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Air Time - Comments
  • hbsguru

    get that ~750 GMAT –after that a lot will depend on what adcoms think of your current job at tech start up and how that fits with your goals. What do you do there, etc.
    Had this ‘just’ been, 1 good Aussie school, and good GPA and GMAT, 2. BB to HF (both well known) –you would be standard issue IB/PE-HF guy with Aussie and very good extra curric twists. All that is still true, but diversion to start-up for 2 years is a wild card, you have to make that ‘fit’ as part of narrative, what schools DO NOT WANT is drop-out IB-HF guy who JOINS semi-bogus start up to make easy $$$$ and wear jeans and have fun, and then looks for B school lifeline after start-up stalls, etc. DUNNO YOUR STORY IN DETAIL, but it sure sounds like that, if not you need to show us.

  • Aussie MBA

    Hi Sandy,

    Australian male, single
    GMAT (practice tests) c. 750+
    Undergrad: Top ranked Australian Business School in Finance/Accounting, with exchange to top 5 undergrad US Business program
    GPA: Top 10% of Cohort (presumably 3.6-3.8?)

    Work Experience: 1 Internship at a mid-market investment bank in M&A, 1 Internship at Bulge Bracket Investment Bank, 1 internship at hedge fund.
    6 months full time at Bulge Bracket investment bank followed by 1 year at an Asian-focused hedge fund & then 2 years at a technology start up in Silicon Valley.

    Extracurricular: Black belt in Martial arts, Regular contributor to university magazines interviewing high profile business people within the Asian market, Represented Australia in Athletics at High School, Elite Athlete scholarship to University, established a charity focused on tutoring indigenous Australians with the intention of securing more Indigenous Australians the opportunity to study at Tertiary Institutions.

    Goals: US Venture Capital or return to Hedge Fund work within the US market

  • nassib abdelghani

    one wont serve usa secretly counter-terrorist & counter gangster what will mey to do ?not usa zetisen!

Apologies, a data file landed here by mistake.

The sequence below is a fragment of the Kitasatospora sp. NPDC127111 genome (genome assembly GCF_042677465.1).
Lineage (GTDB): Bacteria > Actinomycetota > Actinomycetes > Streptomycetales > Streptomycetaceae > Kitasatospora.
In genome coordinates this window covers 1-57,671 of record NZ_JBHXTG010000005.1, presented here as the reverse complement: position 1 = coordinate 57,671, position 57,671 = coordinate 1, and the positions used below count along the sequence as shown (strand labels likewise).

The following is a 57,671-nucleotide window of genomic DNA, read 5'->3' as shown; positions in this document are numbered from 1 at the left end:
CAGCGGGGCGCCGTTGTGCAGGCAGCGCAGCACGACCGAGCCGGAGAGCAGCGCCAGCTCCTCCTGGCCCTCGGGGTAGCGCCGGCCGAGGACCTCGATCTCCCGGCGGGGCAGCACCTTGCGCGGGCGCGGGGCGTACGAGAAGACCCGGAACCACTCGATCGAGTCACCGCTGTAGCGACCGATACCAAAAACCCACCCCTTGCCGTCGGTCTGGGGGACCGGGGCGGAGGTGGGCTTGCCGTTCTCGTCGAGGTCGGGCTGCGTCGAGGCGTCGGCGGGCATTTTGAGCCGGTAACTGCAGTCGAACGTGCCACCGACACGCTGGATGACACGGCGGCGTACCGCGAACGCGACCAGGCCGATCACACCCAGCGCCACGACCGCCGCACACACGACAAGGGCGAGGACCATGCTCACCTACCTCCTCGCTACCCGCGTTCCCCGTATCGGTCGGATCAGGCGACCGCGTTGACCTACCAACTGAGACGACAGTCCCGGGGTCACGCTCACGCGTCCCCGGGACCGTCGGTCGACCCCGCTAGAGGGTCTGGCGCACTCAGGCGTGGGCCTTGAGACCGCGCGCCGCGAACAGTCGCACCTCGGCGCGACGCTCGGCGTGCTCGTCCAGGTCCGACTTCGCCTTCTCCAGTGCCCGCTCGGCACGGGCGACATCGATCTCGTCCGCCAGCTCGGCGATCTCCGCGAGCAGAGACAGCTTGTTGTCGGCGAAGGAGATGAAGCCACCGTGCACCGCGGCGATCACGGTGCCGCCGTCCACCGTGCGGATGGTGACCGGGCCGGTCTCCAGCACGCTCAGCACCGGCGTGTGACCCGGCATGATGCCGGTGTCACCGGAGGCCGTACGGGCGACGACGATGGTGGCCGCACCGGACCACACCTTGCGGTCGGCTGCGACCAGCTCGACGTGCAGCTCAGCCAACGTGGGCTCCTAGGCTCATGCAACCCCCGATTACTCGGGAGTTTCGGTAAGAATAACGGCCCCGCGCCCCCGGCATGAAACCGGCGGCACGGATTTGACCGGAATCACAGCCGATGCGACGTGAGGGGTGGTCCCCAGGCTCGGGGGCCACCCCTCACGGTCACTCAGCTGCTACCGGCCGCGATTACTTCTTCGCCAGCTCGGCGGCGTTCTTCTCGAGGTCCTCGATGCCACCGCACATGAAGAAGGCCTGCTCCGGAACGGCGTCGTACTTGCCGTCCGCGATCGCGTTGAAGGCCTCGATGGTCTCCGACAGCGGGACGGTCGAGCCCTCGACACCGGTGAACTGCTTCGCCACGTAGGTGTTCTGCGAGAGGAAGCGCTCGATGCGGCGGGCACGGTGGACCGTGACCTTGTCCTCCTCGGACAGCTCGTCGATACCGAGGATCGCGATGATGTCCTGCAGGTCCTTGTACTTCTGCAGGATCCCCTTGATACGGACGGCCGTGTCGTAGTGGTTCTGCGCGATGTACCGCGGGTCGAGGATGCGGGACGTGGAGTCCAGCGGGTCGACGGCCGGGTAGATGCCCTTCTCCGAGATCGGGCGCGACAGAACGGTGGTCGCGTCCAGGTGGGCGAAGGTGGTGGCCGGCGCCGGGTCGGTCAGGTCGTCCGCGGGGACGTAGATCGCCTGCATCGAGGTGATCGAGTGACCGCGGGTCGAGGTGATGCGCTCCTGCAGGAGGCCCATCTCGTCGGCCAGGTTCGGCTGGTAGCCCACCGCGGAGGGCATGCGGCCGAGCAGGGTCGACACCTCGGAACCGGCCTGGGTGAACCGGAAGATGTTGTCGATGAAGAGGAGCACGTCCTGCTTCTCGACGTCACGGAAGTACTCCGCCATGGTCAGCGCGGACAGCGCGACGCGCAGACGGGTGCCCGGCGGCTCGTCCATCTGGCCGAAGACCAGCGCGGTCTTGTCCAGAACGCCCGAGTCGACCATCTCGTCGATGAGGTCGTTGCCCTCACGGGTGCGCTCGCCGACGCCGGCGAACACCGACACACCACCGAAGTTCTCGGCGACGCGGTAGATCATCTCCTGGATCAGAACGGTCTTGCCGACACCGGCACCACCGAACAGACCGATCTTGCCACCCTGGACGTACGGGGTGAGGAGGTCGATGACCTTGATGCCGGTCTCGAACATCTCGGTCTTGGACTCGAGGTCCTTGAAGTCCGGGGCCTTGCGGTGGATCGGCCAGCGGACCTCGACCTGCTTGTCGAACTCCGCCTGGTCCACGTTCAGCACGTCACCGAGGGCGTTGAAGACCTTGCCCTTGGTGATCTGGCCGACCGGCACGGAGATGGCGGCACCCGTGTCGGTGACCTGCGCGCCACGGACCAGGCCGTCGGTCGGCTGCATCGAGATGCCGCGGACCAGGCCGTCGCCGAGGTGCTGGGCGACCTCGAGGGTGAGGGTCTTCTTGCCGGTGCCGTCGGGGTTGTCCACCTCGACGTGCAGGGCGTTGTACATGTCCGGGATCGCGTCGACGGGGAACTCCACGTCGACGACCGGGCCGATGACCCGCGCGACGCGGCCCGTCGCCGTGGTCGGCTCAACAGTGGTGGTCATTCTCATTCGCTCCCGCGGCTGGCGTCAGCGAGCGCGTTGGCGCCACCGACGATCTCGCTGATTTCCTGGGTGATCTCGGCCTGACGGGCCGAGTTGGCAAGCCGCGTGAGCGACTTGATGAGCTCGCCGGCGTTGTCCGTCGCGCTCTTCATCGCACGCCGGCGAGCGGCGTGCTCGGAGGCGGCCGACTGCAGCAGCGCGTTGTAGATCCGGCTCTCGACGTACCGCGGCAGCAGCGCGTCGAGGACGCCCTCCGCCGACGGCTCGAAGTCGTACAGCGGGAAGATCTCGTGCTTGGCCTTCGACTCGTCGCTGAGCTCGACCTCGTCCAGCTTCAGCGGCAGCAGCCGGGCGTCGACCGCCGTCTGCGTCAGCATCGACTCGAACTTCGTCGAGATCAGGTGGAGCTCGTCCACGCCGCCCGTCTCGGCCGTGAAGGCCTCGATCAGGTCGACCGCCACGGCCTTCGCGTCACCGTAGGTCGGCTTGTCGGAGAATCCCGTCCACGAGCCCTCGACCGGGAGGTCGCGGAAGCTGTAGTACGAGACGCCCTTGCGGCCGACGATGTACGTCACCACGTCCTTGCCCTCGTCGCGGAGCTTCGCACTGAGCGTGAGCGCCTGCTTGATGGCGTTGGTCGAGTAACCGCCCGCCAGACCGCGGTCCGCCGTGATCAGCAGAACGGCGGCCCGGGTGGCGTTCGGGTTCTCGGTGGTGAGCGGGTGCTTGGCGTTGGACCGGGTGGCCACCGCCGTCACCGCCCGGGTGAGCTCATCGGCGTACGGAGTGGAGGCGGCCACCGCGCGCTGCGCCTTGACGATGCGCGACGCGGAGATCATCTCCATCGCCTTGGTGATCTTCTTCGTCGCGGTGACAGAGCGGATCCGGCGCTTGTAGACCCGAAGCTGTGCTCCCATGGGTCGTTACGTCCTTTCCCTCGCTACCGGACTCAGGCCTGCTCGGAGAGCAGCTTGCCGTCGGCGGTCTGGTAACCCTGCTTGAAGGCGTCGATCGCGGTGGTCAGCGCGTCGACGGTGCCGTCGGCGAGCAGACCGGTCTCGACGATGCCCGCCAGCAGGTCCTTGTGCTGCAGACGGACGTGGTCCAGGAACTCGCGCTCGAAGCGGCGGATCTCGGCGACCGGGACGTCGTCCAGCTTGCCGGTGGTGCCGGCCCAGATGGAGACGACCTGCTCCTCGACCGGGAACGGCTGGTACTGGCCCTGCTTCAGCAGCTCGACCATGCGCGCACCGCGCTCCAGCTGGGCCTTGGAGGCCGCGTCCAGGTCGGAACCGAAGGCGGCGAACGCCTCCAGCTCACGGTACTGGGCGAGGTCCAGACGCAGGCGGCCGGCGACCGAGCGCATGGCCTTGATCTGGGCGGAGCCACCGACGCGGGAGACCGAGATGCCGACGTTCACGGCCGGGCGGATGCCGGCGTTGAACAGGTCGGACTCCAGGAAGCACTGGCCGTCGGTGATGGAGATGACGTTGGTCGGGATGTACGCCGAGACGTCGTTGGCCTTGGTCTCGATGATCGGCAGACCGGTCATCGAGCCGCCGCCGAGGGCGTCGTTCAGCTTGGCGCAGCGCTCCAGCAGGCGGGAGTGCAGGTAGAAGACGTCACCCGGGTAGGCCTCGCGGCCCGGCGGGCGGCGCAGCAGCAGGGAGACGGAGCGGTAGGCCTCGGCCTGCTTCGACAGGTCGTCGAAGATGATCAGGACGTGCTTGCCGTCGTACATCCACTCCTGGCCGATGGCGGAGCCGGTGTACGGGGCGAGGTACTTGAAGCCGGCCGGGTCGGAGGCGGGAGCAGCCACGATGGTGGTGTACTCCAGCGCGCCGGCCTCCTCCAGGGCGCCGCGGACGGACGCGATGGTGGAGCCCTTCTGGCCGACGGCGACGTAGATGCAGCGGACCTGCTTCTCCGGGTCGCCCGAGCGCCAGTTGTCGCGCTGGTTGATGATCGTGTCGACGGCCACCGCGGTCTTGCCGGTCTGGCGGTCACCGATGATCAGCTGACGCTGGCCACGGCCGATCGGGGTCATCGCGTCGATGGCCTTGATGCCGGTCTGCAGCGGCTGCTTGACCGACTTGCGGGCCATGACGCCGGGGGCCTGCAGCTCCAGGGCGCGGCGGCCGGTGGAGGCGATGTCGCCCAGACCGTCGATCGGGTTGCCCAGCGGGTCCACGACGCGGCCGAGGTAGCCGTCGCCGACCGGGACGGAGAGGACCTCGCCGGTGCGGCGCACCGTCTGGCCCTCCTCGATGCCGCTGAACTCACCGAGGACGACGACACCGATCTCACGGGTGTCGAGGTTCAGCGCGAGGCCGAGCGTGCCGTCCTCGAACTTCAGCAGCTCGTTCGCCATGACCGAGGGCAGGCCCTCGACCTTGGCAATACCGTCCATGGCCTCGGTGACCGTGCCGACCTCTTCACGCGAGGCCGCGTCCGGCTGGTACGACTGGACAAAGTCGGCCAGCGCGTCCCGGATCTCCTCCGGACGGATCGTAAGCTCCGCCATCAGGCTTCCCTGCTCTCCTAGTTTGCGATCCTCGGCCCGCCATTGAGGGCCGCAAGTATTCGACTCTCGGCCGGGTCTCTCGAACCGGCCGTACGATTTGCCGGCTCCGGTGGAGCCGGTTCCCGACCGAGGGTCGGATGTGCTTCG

• Anonymous

    Hi Sandy and John,

    I would appreciate your help on estimating my chances at HBS, Columbia, Wharton, Sloan as well as how to position myself to maximize my chances. I am reapplying to HBS where I was dinged last year after interview (only school I applied to) and am very interested in your advice on how to reposition myself on my next application. Here are my stats:

    – 28 y/o white male with US and European passport who grew up in European country
    – Bachelors degree in Engineering from Ivy League school – 3.5 GPA
    – Masters degree in Engineering from other Ivy League school than above – 3.7 GPA
    – 690 GMAT
    – 1 year experience doing (failed) internet start-up
    – 4 years work experience from top 3 consulting firm (fast promotions)
    – Recently left consulting to work for internet start-up and to train for iron man race
    – Extensive extracurricular activities in college but limited since then (some mentoring and recruiting at consulting firm)
    – Goal: Either venture capital or doing own start-up

    I just quit my job in consulting to pursue my passion for internet entrepreneurship and to pursue my personal goal to complete an iron man rave. Do you think the business schools will look negatively on quiting consulting? Do you have any advice on positioning this in the best way? Any other advice to increase my chances?

    Thanks for a great coloumn!

  • Guest

    I am having some difficulty posting my bio to this thread. Whenever I post it doesn’t show up. Is there a trick I’m missing?

  • Aryan Kenchin

    Further, post 2-4 years in MC or PE, i intend to start my own microfinance institution 

  • Prospectivecorpstrat

    It’s not one of those.  It’s a good corp strat team but not a big feeder to top schools because it’s almost exclusively made up of people post-MBA, which is why it would be kind of unique position – but I’m not sure if this is a good or bad thing.

  • Hbsguru

    HMMM, tuff call without actually knowing the companies, cert. corp develp gigs are super feeder slots to HBS and Wharton and often Stanford. Disney comes to mind, and so does any other big media company (Time Warner, or any major studio). HBS is gaga over media. Disney corp development (preceded by prestige IB gig) is about as much a lock at getting into HBS as there is.  Unless you blow the interview (so hire me for that!)
    Record of kids getting into HBS etc fr. Facebook and Google is also good, so the real issue is what is your current company, how ‘hot’ is it, and how does move make sense or not for your career path.